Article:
by Nancy Caldie
As a baby boomer, my interest in reading Ashlee Veneman’s article, Working with Millennials, was peaked from the very first line. “I came across a very interesting meme the other day,” Ashlee says. Meme? What is a meme? How do you even pronounce it? So I did what any fairly competent person would do and that was to Google it.
Now I know how to say it, but its meaning remains a bit elusive. A meme is described as “an idea, behavior, or style that spreads from person to person within a culture.” Although it is a new word for many, it was actually coined by a British evolutionary biologist, Richard Dawkins in 1976.
This was my first clue as to how different baby boomers are from millennials. The number of new words and phrases they use is growing so fast that some will become obsolete before I even get to use them. Language is always evolving. Technology, too, is “advancing at an exponential rate.” Yet, despite the rapid speed of changes taking place, this generation, as Ashlee points out, seems to be adapting more easily and quickly than the rest of us.
Ashlee used a quote from Simon Sinek, noted motivational speaker and marketing consultant, that spoke to me—especially in the current political climate. He declared, “Leadership is not about the next election; it’s about the next generation.” I searched again to discover more about Simon and found one of his videos on the topic of Millennials. He talks about some of the things that parents of millennials did and what the effects of the parenting have been. Ashlee, in fact, mentioned in her article how both her parents and grandfather influenced her.
If millennials are confused, unhappy, superficial, or as Ashlee said, “often labeled as being everything from entitled and lazy to altruistic and over-educated,” it is as Simon puts it, “of no fault of their own.” Simon makes the case that some of the culpability belongs to the parents. In an effort to protect their children from life’s disappointments and setbacks, some parents may be depriving them of the chance to try and fail—an important component in learning to succeed.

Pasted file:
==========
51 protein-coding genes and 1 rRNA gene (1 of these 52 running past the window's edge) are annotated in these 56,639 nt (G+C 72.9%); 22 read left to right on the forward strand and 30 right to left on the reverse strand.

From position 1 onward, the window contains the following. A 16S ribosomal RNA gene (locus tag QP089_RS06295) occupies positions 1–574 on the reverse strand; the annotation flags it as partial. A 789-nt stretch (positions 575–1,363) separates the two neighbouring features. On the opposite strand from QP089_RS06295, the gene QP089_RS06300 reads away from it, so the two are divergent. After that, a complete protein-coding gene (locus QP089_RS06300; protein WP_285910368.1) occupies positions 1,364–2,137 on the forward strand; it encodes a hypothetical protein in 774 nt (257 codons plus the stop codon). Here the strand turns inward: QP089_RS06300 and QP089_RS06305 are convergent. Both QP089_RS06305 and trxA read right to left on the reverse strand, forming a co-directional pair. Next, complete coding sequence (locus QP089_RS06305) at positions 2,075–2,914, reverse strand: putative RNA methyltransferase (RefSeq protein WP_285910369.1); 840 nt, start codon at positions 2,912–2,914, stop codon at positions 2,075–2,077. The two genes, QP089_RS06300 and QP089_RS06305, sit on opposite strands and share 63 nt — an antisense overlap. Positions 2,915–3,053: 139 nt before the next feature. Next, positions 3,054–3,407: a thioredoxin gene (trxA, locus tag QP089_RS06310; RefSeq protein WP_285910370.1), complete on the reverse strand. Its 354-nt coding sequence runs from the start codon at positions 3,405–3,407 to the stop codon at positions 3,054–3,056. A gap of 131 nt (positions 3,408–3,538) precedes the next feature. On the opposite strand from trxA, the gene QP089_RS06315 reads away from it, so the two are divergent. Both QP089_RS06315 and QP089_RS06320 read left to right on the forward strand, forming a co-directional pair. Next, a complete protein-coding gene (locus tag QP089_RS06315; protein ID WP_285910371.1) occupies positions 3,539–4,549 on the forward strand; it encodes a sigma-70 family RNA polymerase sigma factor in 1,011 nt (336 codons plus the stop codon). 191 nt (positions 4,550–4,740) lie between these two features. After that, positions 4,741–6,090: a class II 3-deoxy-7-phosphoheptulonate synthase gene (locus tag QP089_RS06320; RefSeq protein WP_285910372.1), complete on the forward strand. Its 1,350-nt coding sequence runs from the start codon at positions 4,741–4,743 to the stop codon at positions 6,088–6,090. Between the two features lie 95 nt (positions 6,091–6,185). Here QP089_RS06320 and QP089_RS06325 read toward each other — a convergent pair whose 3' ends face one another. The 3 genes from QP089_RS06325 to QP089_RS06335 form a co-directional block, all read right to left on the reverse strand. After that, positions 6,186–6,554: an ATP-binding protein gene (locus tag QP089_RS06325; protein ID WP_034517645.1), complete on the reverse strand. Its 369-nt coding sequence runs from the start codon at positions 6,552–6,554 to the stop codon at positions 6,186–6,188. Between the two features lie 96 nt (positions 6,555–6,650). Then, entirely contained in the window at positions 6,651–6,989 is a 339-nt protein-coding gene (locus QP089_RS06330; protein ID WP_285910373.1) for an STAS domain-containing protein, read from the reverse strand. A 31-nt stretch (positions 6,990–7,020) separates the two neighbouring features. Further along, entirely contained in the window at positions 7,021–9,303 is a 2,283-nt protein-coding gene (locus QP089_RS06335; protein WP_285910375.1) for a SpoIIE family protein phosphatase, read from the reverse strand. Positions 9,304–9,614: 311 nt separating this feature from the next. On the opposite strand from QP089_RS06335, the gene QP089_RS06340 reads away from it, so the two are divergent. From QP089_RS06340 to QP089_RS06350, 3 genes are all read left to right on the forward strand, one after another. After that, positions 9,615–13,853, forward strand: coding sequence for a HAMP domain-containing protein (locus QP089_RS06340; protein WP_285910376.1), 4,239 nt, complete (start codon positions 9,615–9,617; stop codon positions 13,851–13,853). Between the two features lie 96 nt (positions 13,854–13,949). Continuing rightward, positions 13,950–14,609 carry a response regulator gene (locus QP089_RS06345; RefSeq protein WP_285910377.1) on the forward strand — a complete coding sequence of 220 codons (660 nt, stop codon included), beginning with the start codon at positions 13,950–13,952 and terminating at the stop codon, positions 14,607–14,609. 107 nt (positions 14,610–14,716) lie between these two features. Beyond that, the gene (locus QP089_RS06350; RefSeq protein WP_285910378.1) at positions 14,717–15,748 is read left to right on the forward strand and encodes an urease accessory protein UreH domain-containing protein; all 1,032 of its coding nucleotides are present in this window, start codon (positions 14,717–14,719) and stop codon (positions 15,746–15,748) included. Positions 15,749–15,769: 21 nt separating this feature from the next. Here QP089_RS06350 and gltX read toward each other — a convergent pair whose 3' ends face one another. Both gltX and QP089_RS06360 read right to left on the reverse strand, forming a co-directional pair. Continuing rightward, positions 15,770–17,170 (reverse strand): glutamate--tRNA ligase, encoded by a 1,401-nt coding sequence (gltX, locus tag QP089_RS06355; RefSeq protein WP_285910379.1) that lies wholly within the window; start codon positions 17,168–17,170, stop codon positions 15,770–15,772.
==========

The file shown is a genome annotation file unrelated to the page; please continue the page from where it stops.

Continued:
Despite such challenges, or perhaps because of them, the millennial generation is proving to be more resourceful and resilient than many of us expected. The road forward will not be an easy one. Finding jobs remains one of their biggest concerns, followed by the high cost of preparing for them. Nonetheless, we see new examples of their creativity, passion, and promise every day. As the country’s largest living generation, that bodes well for not only their futures but for ours too.
I thank Ashlee for her insight into millennials, and for expanding my thoughts and ideas by introducing me to Simon Sinek. Ashlee surely has what Simon finds missing in many millennials. That is an understanding that success is well within her grasp, and that labels are just that…a description not a destiny.
Nancy Caldie is a Client Relationship Manager in the Chicago office of The Planning Center, a fee-only financial planning and wealth management firm.
Email her at: email@example.com.